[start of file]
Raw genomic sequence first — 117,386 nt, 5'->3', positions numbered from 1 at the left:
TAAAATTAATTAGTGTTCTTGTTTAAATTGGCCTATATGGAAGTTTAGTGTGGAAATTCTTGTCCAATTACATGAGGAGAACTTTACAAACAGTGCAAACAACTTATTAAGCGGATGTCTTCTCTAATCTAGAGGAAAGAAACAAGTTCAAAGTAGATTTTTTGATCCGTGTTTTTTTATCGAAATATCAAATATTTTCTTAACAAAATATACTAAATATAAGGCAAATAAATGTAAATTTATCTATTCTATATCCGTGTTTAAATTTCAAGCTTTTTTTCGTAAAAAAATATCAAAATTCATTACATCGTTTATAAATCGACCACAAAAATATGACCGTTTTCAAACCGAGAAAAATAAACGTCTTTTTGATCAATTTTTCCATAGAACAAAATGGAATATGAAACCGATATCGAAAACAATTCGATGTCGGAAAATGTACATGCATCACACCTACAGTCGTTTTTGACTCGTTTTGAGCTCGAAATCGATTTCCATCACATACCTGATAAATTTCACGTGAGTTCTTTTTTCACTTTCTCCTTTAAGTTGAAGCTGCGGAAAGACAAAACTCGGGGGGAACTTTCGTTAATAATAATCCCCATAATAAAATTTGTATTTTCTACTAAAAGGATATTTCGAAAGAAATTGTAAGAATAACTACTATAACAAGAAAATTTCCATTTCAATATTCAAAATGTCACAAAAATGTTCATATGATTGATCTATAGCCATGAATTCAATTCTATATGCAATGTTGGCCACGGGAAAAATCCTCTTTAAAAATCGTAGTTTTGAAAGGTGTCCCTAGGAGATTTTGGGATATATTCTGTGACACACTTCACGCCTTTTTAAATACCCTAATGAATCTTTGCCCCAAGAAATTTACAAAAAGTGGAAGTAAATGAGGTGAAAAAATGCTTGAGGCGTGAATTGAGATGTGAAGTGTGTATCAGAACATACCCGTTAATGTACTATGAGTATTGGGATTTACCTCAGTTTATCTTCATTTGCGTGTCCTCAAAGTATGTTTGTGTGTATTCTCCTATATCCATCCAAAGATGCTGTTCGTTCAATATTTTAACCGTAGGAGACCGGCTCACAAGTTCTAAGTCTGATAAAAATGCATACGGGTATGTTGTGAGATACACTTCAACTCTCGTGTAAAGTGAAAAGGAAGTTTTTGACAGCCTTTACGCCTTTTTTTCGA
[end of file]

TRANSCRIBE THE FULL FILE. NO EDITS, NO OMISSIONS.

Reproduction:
Raw genomic sequence first — 117,386 nt, 5'->3', positions numbered from 1 at the left:
TAAAATTAATTAGTGTTCTTGTTTAAATTGGCCTATATGGAAGTTTAGTGTGGAAATTCTTGTCCAATTACATGAGGAGAACTTTACAAACAGTGCAAACAACTTATTAAGCGGATGTCTTCTCTAATCTAGAGGAAAGAAACAAGTTCAAAGTAGATTTTTTGATCCGTGTTTTTTTATCGAAATATCAAATATTTTCTTAACAAAATATACTAAATATAAGGCAAATAAATGTAAATTTATCTATTCTATATCCGTGTTTAAATTTCAAGCTTTTTTTCGTAAAAAAATATCAAAATTCATTACATCGTTTATAAATCGACCACAAAAATATGACCGTTTTCAAACCGAGAAAAATAAACGTCTTTTTGATCAATTTTTCCATAGAACAAAATGGAATATGAAACCGATATCGAAAACAATTCGATGTCGGAAAATGTACATGCATCACACCTACAGTCGTTTTTGACTCGTTTTGAGCTCGAAATCGATTTCCATCACATACCTGATAAATTTCACGTGAGTTCTTTTTTCACTTTCTCCTTTAAGTTGAAGCTGCGGAAAGACAAAACTCGGGGGGAACTTTCGTTAATAATAATCCCCATAATAAAATTTGTATTTTCTACTAAAAGGATATTTCGAAAGAAATTGTAAGAATAACTACTATAACAAGAAAATTTCCATTTCAATATTCAAAATGTCACAAAAATGTTCATATGATTGATCTATAGCCATGAATTCAATTCTATATGCAATGTTGGCCACGGGAAAAATCCTCTTTAAAAATCGTAGTTTTGAAAGGTGTCCCTAGGAGATTTTGGGATATATTCTGTGACACACTTCACGCCTTTTTAAATACCCTAATGAATCTTTGCCCCAAGAAATTTACAAAAAGTGGAAGTAAATGAGGTGAAAAAATGCTTGAGGCGTGAATTGAGATGTGAAGTGTGTATCAGAACATACCCGTTAATGTACTATGAGTATTGGGATTTACCTCAGTTTATCTTCATTTGCGTGTCCTCAAAGTATGTTTGTGTGTATTCTCCTATATCCATCCAAAGATGCTGTTCGTTCAATATTTTAACCGTAGGAGACCGGCTCACAAGTTCTAAGTCTGATAAAAATGCATACGGGTATGTTGTGAGATACACTTCAACTCTCGTGTAAAGTGAAAAGGAAGTTTTTGACAGCCTTTACGCCTTTTTTTCGA